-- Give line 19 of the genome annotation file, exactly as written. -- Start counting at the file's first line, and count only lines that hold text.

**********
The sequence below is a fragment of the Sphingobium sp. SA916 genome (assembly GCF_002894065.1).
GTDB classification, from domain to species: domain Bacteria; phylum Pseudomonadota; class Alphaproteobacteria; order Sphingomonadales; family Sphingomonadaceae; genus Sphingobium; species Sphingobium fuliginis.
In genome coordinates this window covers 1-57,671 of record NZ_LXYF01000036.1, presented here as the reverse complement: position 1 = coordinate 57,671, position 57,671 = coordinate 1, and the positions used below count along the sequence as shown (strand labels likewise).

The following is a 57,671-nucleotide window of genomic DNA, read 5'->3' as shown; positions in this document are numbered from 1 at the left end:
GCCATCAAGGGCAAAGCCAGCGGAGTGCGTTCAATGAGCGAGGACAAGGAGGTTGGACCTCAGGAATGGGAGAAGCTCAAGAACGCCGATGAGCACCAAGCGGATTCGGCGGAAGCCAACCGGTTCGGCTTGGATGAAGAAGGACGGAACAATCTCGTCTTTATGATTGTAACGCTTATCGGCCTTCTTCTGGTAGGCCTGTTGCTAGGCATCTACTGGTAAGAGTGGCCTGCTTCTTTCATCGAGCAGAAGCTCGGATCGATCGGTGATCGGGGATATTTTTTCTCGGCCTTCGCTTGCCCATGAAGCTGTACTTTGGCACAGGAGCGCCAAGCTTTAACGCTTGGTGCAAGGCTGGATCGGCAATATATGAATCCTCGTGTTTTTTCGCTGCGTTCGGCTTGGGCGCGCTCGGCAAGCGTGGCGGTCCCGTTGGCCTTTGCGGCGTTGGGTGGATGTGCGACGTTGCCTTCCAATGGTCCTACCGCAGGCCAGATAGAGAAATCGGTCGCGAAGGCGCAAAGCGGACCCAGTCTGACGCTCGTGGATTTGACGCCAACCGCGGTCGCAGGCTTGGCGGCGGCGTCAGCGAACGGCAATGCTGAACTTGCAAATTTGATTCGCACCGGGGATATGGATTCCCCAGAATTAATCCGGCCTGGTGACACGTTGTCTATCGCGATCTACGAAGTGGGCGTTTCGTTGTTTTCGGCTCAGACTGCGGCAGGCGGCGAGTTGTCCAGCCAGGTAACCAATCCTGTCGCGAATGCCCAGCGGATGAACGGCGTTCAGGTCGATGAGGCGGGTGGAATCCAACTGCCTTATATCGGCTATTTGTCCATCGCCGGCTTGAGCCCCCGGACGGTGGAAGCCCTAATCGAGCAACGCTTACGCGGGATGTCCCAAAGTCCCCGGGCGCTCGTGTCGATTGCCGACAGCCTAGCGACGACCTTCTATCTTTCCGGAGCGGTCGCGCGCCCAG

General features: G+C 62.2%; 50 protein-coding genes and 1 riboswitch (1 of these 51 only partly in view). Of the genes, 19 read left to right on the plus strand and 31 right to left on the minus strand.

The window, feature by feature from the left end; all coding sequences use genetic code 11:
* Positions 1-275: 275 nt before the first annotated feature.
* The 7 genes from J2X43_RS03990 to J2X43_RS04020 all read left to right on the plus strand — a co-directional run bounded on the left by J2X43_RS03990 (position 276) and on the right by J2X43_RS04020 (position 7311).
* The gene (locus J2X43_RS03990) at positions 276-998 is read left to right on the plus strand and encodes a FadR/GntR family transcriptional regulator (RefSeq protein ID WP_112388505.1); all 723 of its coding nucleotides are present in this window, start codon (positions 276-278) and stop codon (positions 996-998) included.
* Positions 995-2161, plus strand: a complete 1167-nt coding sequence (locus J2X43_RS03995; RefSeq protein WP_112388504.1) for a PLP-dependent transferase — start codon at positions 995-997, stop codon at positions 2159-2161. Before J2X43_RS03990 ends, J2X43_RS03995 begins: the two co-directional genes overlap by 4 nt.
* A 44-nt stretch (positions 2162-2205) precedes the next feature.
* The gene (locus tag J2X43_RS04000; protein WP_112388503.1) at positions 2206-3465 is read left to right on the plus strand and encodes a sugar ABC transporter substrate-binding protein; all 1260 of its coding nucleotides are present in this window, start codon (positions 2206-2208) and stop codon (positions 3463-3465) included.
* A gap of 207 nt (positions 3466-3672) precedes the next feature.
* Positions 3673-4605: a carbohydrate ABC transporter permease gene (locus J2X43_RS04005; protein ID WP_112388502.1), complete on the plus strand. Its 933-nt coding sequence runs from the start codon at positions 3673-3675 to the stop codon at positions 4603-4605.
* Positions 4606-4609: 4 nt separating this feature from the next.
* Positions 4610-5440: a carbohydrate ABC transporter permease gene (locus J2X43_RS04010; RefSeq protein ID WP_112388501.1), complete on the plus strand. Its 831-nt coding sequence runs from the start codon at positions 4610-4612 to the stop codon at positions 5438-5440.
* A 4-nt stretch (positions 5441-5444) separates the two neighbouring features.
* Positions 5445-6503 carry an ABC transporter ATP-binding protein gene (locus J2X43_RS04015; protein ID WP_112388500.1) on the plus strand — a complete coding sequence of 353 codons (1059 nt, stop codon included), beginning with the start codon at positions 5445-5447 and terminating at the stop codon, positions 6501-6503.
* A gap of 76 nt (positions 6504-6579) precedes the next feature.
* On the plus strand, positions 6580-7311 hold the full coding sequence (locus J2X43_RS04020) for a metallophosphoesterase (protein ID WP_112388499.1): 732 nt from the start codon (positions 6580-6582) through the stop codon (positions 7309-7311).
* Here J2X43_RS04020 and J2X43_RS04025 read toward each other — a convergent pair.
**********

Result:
* Positions 5445-6503 carry an ABC transporter ATP-binding protein gene (locus J2X43_RS04015; protein ID WP_112388500.1) on the plus strand — a complete coding sequence of 353 codons (1059 nt, stop codon included), beginning with the start codon at positions 5445-5447 and terminating at the stop codon, positions 6501-6503.